Katie works on our brand team here at Ding. Last Christmas she took a trip to Kenya with her family and witnessed the power of top-up in action in the developing world. She was deeply touched and humbled by the strength of the people she met who are facing difficult situations on a daily basis in Africa. We wanted to share Katie’s experience to give an insight to the real difference that top-up can make in these people’s lives.
It’s Christmas Eve and we are miles from Canada. Typically on Christmas Eve, we would be putting the final touches on the Christmas tree, drinking eggnog beside the fire while watching snow fall, forming large mounds that lets us know we will not be going anywhere for the time being.
But this year we are in Kenya, it’s hot. The sun beats down on us as we stand in a muddy ring that is normally home to cattle. We are in a rural Maasai Village in Southern Kenya, visiting a community who are showing us how they live and for them; this day is no different than any other.
The Maasai are a group of semi-nomadic people inhabiting near the many game parks of the African Great Lakes. They speak Maa, Swahili and English and their dress and customs are quite distinctive. All of the women and children are draped in colourful clothing with pounds of beaded jewellery hanging from their heads and necks.
They have welcomed us warmly by performing a traditional Maasai song and dance. It is clear that their customs are brimming with pride. The lyrics are meaningful and are repeated verbatim over time. Their necks move in and out accompanying the singing and the result is enchanting.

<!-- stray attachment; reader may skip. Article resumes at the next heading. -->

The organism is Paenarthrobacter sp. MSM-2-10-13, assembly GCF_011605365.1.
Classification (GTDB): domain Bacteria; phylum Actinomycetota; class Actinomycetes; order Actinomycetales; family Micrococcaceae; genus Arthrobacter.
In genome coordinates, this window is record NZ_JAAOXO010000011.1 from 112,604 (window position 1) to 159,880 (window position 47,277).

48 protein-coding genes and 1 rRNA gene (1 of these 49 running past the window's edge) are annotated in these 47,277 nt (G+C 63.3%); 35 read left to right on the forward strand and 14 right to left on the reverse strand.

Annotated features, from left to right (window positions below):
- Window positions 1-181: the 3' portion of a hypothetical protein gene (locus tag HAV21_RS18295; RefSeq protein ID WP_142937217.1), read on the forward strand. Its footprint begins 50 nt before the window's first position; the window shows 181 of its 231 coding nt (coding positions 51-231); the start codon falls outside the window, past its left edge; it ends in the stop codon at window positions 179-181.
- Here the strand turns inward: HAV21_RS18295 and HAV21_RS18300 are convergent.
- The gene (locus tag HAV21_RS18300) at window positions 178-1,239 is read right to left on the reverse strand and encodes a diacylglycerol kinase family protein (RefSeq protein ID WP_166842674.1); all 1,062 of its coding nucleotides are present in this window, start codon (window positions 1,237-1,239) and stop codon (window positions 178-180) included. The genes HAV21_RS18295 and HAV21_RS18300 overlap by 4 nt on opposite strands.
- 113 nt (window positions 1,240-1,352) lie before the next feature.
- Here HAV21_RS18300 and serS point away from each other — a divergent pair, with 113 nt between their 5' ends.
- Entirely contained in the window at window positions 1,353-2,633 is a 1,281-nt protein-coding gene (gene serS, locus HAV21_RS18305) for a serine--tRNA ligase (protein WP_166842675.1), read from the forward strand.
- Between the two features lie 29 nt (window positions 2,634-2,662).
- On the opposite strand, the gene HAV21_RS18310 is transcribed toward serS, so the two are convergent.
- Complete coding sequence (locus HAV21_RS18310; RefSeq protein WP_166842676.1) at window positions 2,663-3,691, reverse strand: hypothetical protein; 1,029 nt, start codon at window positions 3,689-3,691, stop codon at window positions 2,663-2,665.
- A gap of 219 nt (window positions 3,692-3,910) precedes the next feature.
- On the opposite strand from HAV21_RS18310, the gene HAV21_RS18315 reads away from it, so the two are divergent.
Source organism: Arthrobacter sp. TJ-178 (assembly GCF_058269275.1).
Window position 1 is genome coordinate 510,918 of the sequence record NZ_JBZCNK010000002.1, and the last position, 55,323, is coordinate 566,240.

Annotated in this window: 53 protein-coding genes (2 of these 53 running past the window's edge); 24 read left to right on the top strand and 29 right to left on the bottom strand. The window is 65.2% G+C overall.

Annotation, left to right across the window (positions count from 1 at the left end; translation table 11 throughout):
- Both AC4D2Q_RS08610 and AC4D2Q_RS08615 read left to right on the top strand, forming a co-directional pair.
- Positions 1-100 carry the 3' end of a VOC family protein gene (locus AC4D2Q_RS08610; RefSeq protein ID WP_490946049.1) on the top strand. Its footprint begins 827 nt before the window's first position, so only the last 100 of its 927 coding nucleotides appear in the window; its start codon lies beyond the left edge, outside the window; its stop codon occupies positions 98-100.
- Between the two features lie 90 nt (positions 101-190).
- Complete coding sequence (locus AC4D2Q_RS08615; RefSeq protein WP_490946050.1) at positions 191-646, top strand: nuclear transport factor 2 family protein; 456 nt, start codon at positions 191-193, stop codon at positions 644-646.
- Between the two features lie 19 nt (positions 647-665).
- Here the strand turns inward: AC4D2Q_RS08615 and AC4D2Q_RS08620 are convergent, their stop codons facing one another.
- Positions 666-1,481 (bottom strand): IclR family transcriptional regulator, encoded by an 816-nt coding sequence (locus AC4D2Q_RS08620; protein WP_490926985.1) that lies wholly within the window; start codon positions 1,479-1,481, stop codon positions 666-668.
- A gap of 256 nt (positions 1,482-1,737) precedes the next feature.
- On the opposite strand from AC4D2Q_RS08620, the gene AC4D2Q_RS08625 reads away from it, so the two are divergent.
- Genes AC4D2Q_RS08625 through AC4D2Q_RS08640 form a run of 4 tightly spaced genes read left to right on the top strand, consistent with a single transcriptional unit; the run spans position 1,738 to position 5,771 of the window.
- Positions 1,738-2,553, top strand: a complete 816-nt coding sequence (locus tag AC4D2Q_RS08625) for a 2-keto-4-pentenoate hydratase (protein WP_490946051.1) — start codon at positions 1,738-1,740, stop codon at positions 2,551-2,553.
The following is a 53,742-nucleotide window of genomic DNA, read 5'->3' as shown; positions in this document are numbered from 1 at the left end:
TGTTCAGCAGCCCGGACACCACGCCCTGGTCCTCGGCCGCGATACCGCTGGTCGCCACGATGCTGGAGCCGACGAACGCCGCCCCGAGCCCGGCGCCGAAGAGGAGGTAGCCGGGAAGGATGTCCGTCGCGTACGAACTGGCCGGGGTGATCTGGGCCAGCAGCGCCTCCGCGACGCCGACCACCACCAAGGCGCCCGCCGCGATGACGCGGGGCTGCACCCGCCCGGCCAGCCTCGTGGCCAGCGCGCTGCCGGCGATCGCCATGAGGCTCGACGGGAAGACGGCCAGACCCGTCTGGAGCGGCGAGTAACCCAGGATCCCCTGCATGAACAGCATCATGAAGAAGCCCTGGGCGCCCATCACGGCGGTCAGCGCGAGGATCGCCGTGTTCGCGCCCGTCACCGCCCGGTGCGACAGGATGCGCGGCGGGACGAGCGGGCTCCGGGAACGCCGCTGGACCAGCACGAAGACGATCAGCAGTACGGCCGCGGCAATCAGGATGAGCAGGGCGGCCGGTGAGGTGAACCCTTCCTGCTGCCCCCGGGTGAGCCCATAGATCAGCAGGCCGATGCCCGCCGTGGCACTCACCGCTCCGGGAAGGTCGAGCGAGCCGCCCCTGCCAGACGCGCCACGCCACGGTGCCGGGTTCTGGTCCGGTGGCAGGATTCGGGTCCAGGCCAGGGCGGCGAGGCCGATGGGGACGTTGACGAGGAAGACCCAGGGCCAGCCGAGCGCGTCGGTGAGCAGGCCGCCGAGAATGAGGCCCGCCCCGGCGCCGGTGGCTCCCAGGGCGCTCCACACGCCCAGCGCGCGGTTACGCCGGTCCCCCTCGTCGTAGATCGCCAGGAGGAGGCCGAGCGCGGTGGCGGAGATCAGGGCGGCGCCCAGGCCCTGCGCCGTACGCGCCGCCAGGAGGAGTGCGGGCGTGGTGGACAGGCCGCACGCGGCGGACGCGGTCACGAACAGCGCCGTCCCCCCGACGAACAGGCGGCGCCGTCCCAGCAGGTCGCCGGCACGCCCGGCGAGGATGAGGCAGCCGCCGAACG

My father is recording this on his tablet- a toy of the western world that the Maasai have rarely seen, but are highly entertained by. My father shows them the photos he took and they absolutely intrigued to see themselves. It’s a unique experience for the group of women but something tells me it won’t be unusual for much longer.
The Maasai community have more phones than people and are constantly calling each other to arrange cattle trades, hunting excursions and find market prices in the major cities. Phones have changed their lives and made the communities more organized and productive as a whole. The power of a topped-up phone for the Massi Community cannot be underestimated.
The Western World has fully embraced smart devices and it is only a matter of time before the Maasai do too. If you didn’t already know Africa is called the ‘Mobile Continent’ and in the next five years Africa’s rate of mobile development will be two times more than the rest of the world. That is just the tip of the iceberg because internet usage on mobile phones is said to increase 20 fold by 2019.*
Africa has a booming telecoms industry due to the declining prices of handsets and data, along with faster transmission speeds. Additionally, smart phones are getting more affordable for the masses. Ding is working with nearly 100 network providers across Africa and we are expanding daily. The Maasai community are just one example where the power of top-up is making a real difference in the developing world and as this expands, Ding will be ready to top-up these phones.
It was an amazing experience to meet these people and to witness such a strong cultural shift in action. I predict this will only go from strength to strength and I look forward to see how our work at Ding will someday become part of the daily lives of the Maasai tribe.
* Source: The Guardian, ‘Internet use on mobile phones in Africa predicted to increase 20-fold’ – June 5th 2014